Koshitsu saishi

Koshitsu saishi
   Religious ceremonies (saishi) of the imperial household in which the emperor or an imperial substitute has a priestly function. These include around thirty annual festivals, some of them confidential to the imperial palace, held in the kyuchu sanden or 'three shrines within the palace'. The rites include on January 1st the new year saitansai, on January 3rd the genshisai (celebrating the legendary inception of the imperial line by Ninigi) and on February 11th the kigensetsu, celebrating the beginning of the nation with the accession of emperor Jimmu. The shunki (spring) shindensai and shunki koreisai held on 21 st March are repeated on September 23rd as the shuki (autumn) koreisai and shuki shindensai. The kannamesai (festival of the new rice) and niinamesai (harvest festival) take place on October 17th and November 23rd respectively. On various dates there are daisai and reisai, private ceremonies on the anniversary of the death of the previous emperor and for the spirits of the preceding three emperors respectively. The year ends with an o-harae ceremony on December 31 st. A preparatory chinkon-sai, part of which reenacts the iwato-biraki episode, is held to 'pacify the soul' of the new emperor. It precedes the main daijosai (rite of imperial accession) which occurs as the first niinamesai of an emperor's reign. It occurred in 1925 for the Showa emperor (Hirohito) and in 1990 for emperor Akihito. Imperial marriage ceremonies and funeral rituals may also be classed as koshitsu. The significance of these rites for the state and the people has of course varied according to the political context and the historical significance of the emperor. After the Meiji restoration the koshitsu saishi became pre­eminent and the reformed ritual calendar of the imperial household was replicated in shrines throughout Japan, a pattern which has continued with some minor modifications since 1945. Since the separation of religion and state in the 1947 constitution the rites of the imperial household have not of course been celebrated as official state ceremonies. For a proportion of Japanese the major imperial rites carry substantial personal and religious significance. From an orthodox shrine Shinto (i.e. Jinja Honcho) point of view they are not just symbolic rites but spiritually necessary for the nation.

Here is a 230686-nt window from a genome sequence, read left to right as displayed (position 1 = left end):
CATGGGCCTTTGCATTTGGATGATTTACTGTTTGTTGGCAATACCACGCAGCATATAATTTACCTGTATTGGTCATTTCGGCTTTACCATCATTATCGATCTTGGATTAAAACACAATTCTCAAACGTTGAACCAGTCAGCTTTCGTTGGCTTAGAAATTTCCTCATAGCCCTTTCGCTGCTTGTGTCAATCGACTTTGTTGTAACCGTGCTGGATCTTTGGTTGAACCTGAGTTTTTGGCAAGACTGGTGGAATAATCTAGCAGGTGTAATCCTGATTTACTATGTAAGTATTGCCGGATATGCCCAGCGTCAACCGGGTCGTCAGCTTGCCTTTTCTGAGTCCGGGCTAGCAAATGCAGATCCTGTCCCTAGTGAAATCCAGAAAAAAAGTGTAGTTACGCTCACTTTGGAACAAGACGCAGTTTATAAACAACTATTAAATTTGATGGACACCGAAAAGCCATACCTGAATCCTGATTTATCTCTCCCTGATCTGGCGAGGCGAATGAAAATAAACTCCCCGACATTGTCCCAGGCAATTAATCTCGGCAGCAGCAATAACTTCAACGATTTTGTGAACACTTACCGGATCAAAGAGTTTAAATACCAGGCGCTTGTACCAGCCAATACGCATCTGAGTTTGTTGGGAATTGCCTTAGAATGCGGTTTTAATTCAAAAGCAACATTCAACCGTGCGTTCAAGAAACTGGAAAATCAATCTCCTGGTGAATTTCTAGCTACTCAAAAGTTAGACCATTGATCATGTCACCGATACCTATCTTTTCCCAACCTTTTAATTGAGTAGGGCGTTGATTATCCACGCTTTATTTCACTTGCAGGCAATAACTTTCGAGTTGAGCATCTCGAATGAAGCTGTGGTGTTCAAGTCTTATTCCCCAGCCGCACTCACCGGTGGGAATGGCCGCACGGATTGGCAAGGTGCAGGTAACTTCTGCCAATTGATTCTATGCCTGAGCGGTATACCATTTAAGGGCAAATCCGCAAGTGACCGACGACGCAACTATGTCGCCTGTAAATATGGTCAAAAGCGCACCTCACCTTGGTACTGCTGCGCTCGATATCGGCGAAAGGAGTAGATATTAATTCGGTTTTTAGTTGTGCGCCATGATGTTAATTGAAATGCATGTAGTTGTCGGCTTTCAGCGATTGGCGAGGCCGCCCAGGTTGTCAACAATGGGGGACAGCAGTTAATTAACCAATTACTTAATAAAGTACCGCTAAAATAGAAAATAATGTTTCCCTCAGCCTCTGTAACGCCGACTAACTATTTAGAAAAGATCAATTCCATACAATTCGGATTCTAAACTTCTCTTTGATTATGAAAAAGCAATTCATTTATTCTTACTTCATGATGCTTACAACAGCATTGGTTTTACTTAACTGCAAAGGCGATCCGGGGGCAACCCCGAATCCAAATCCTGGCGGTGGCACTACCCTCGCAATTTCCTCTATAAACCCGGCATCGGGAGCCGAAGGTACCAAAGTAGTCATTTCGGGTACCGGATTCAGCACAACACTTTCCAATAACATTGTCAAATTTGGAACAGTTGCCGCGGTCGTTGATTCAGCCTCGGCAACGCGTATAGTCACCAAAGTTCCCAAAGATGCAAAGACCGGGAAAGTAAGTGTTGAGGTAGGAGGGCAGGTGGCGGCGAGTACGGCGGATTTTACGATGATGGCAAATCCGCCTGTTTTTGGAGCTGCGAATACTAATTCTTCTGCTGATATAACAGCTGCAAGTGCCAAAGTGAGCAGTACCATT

A Popular Dictionary of Shinto. .

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  • Korei-den —    One of the three main shrines in the imperial palace. It enshrines the spirits of past emperors.    See Koshitsu saishi …   A Popular Dictionary of Shinto

  • Koreisai —    Commemoration rite for imperial ancestors, traditionally performed by the Yoshida and Shirakawa and after the Restoration also (except in the palace itself) by the Department of Divinity (jingikan) and its successors.    See Koshitsu saishi …   A Popular Dictionary of Shinto

  • Kyuchu sanden —    The three shrine buildings in the imperial palace in Tokyo, the kashiko dokoro, korei den and shinden. They were built in 1889 for the emperor to perform rites for the imperial ancestors and other annual observances.    See Koshitsu saishi,… …   A Popular Dictionary of Shinto

  • Nenchu gyoji —    Or nenju gyoji. Events through the year . The annual cycle of [religious] observances. Japanese religion at every level is profoundly calendrical, normally structured around an annual cycle of festivals and special days referred to as nenchu… …   A Popular Dictionary of Shinto

  • Shinden —    Kami hall. One of the three main shrines in the imperial palace. It is the hall of the kami (of heaven and earth).    See Koshitsu saishi …   A Popular Dictionary of Shinto

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